A junior in high school living in South Korea, Bona Kim says that caffeine is often her best friend.
“School is stressful and I’m often tired,” said Kim, who has a seven hour school day that begins around 8 A.M. “I usually get an iced americano from our school’s cafe every day to keep myself awake. Otherwise, I have trouble making it through the long days of school and homework.”
With the overwhelming workload and academic pressure deeply ingrained in the Korean educational system, it is almost natural for some high school students to depend on a cup of coffee to keep themselves awake enough to succeed at school.
Considering the popularity and significance of vending machine coffee on campuses, it was especially shocking for some students and teachers when the South Korean government issued a caffeine ban in all schools this summer.
According to the Ministry of Food and Drug Safety, all vending machines and any other cafes at both primary and secondary schools will stop their sale of coffee products by Sept. 14. A ministry official told the Korea Times that “the revision aims to create healthy eating habits among children and teenagers.”
South Korea’s coffee consumption is among the highest of Asian countries. Since 1990, the nation’s coffee consumption has doubled, largely due to the introduction of large coffee franchises like Starbucks. The ministry reported that coffee can have particularly negative health effects on teenagers, such as dizziness or sleep disorders.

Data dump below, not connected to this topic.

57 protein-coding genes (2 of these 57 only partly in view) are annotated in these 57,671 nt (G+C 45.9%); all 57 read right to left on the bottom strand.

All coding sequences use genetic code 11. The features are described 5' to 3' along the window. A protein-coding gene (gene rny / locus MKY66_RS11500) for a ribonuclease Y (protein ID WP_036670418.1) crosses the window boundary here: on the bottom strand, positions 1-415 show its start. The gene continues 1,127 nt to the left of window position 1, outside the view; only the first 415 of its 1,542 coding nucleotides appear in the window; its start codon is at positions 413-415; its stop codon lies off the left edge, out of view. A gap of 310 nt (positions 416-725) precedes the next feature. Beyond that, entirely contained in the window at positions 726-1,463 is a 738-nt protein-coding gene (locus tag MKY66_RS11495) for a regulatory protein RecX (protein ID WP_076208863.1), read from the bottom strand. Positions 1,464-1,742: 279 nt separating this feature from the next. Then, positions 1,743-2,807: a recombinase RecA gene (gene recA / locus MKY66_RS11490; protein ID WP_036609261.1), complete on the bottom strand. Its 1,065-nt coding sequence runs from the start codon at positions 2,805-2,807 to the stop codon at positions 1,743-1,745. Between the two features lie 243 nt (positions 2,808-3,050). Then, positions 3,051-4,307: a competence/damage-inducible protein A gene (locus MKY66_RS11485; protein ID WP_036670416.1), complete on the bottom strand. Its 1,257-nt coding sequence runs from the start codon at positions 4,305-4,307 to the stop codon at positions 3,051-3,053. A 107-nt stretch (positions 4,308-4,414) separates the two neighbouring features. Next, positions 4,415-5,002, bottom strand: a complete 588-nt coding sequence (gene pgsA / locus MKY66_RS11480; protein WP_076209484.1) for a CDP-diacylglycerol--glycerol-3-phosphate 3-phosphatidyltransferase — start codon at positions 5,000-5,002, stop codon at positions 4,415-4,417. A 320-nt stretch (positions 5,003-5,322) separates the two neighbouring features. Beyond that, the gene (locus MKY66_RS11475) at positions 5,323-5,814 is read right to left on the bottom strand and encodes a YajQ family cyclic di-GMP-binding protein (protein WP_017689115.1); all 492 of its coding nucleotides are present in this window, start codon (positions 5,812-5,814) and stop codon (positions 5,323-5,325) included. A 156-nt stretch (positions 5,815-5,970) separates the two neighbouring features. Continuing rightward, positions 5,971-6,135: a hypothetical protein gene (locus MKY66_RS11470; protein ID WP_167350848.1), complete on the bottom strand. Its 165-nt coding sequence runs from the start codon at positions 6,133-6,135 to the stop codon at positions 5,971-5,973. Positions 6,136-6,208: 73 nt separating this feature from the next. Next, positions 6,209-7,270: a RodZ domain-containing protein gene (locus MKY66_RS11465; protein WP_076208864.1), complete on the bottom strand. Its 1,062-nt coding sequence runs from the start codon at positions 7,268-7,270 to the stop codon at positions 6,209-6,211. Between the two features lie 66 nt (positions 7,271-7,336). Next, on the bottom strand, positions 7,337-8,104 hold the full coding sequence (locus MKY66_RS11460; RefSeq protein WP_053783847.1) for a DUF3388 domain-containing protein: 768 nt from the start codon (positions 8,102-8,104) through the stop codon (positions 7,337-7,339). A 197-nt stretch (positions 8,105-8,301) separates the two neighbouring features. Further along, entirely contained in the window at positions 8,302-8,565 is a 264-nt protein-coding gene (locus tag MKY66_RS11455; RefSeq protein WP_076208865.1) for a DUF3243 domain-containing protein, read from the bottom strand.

While highly caffeinated drinks such as energy drinks or even coffee milks are already banned at schools, many are still sold in vending machines for teachers. Yet under the new law, both students and adults (teachers) will be unable to purchase caffeinated products on campus. Some have questioned whether the government should be banning coffee from teachers as well, who are adults and thus should be more in control of their own dietary concerns.
Some have even questioned the banning of coffee from students as well. South Korea’s reliance on coffee may not be the problem, some say – rather, it may simply be a manifestation of the true issue at hand, an excessively stressful and competitive atmosphere.
“I think the caffeine ban is missing the point,” said Joshua Lim, another high school student living in Seoul. “Instead of outright banning coffee, the government should maybe work to prevent a reliance on caffeine by lessening the pressure of our educational systems. Students won’t stop relying on coffee, whether they buy it on or off campus, until the root of the problem is addressed.”
E Ju Ro, Grade 11
Seoul International School